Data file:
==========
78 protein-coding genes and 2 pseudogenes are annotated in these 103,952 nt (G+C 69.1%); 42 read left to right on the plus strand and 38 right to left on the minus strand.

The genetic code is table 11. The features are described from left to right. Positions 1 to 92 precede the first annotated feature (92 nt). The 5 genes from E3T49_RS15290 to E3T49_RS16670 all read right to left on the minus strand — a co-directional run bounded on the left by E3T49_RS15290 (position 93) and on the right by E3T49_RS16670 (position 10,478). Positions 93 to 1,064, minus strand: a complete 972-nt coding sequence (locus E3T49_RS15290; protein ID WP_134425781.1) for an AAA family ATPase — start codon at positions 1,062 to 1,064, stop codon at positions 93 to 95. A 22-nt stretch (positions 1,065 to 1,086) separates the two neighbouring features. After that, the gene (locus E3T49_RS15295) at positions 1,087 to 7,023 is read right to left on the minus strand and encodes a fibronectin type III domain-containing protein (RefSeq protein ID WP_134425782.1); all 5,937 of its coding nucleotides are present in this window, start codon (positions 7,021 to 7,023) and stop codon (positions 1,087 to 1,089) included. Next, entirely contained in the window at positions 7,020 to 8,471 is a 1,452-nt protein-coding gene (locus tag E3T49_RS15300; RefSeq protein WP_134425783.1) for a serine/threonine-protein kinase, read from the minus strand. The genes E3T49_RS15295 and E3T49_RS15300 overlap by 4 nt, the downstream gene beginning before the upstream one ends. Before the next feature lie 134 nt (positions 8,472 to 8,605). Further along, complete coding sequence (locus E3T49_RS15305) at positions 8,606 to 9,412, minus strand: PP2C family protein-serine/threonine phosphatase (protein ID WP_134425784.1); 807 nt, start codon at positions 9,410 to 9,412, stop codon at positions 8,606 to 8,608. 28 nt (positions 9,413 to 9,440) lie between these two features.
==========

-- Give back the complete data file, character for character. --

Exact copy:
78 protein-coding genes and 2 pseudogenes are annotated in these 103,952 nt (G+C 69.1%); 42 read left to right on the plus strand and 38 right to left on the minus strand.

The genetic code is table 11. The features are described from left to right. Positions 1 to 92 precede the first annotated feature (92 nt). The 5 genes from E3T49_RS15290 to E3T49_RS16670 all read right to left on the minus strand — a co-directional run bounded on the left by E3T49_RS15290 (position 93) and on the right by E3T49_RS16670 (position 10,478). Positions 93 to 1,064, minus strand: a complete 972-nt coding sequence (locus E3T49_RS15290; protein ID WP_134425781.1) for an AAA family ATPase — start codon at positions 1,062 to 1,064, stop codon at positions 93 to 95. A 22-nt stretch (positions 1,065 to 1,086) separates the two neighbouring features. After that, the gene (locus E3T49_RS15295) at positions 1,087 to 7,023 is read right to left on the minus strand and encodes a fibronectin type III domain-containing protein (RefSeq protein ID WP_134425782.1); all 5,937 of its coding nucleotides are present in this window, start codon (positions 7,021 to 7,023) and stop codon (positions 1,087 to 1,089) included. Next, entirely contained in the window at positions 7,020 to 8,471 is a 1,452-nt protein-coding gene (locus tag E3T49_RS15300; RefSeq protein WP_134425783.1) for a serine/threonine-protein kinase, read from the minus strand. The genes E3T49_RS15295 and E3T49_RS15300 overlap by 4 nt, the downstream gene beginning before the upstream one ends. Before the next feature lie 134 nt (positions 8,472 to 8,605). Further along, complete coding sequence (locus E3T49_RS15305) at positions 8,606 to 9,412, minus strand: PP2C family protein-serine/threonine phosphatase (protein ID WP_134425784.1); 807 nt, start codon at positions 9,410 to 9,412, stop codon at positions 8,606 to 8,608. 28 nt (positions 9,413 to 9,440) lie between these two features.